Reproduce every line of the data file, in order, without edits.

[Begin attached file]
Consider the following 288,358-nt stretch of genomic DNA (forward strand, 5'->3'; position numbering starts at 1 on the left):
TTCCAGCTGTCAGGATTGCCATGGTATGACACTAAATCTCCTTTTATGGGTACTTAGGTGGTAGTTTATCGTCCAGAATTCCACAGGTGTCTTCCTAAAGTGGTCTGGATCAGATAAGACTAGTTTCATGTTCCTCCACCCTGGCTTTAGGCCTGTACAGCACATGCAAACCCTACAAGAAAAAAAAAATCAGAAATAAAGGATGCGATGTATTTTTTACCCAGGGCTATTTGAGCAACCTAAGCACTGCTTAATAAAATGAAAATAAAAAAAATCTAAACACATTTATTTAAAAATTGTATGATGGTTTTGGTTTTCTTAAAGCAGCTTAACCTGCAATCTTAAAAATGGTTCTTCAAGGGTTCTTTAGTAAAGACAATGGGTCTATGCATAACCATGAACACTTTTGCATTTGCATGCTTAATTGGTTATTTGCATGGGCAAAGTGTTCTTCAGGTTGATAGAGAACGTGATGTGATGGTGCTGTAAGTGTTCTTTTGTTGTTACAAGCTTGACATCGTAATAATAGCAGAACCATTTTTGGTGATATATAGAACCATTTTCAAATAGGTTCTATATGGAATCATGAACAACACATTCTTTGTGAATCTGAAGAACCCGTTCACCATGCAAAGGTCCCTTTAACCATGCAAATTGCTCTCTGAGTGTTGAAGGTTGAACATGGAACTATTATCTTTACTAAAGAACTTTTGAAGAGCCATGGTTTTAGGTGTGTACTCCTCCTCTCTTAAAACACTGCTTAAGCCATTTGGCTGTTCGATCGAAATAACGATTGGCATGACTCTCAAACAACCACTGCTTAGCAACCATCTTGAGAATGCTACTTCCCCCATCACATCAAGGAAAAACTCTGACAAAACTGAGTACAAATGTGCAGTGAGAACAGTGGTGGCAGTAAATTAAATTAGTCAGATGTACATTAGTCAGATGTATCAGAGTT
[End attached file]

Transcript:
Consider the following 288,358-nt stretch of genomic DNA (forward strand, 5'->3'; position numbering starts at 1 on the left):
TTCCAGCTGTCAGGATTGCCATGGTATGACACTAAATCTCCTTTTATGGGTACTTAGGTGGTAGTTTATCGTCCAGAATTCCACAGGTGTCTTCCTAAAGTGGTCTGGATCAGATAAGACTAGTTTCATGTTCCTCCACCCTGGCTTTAGGCCTGTACAGCACATGCAAACCCTACAAGAAAAAAAAAATCAGAAATAAAGGATGCGATGTATTTTTTACCCAGGGCTATTTGAGCAACCTAAGCACTGCTTAATAAAATGAAAATAAAAAAAATCTAAACACATTTATTTAAAAATTGTATGATGGTTTTGGTTTTCTTAAAGCAGCTTAACCTGCAATCTTAAAAATGGTTCTTCAAGGGTTCTTTAGTAAAGACAATGGGTCTATGCATAACCATGAACACTTTTGCATTTGCATGCTTAATTGGTTATTTGCATGGGCAAAGTGTTCTTCAGGTTGATAGAGAACGTGATGTGATGGTGCTGTAAGTGTTCTTTTGTTGTTACAAGCTTGACATCGTAATAATAGCAGAACCATTTTTGGTGATATATAGAACCATTTTCAAATAGGTTCTATATGGAATCATGAACAACACATTCTTTGTGAATCTGAAGAACCCGTTCACCATGCAAAGGTCCCTTTAACCATGCAAATTGCTCTCTGAGTGTTGAAGGTTGAACATGGAACTATTATCTTTACTAAAGAACTTTTGAAGAGCCATGGTTTTAGGTGTGTACTCCTCCTCTCTTAAAACACTGCTTAAGCCATTTGGCTGTTCGATCGAAATAACGATTGGCATGACTCTCAAACAACCACTGCTTAGCAACCATCTTGAGAATGCTACTTCCCCCATCACATCAAGGAAAAACTCTGACAAAACTGAGTACAAATGTGCAGTGAGAACAGTGGTGGCAGTAAATTAAATTAGTCAGATGTACATTAGTCAGATGTATCAGAGTT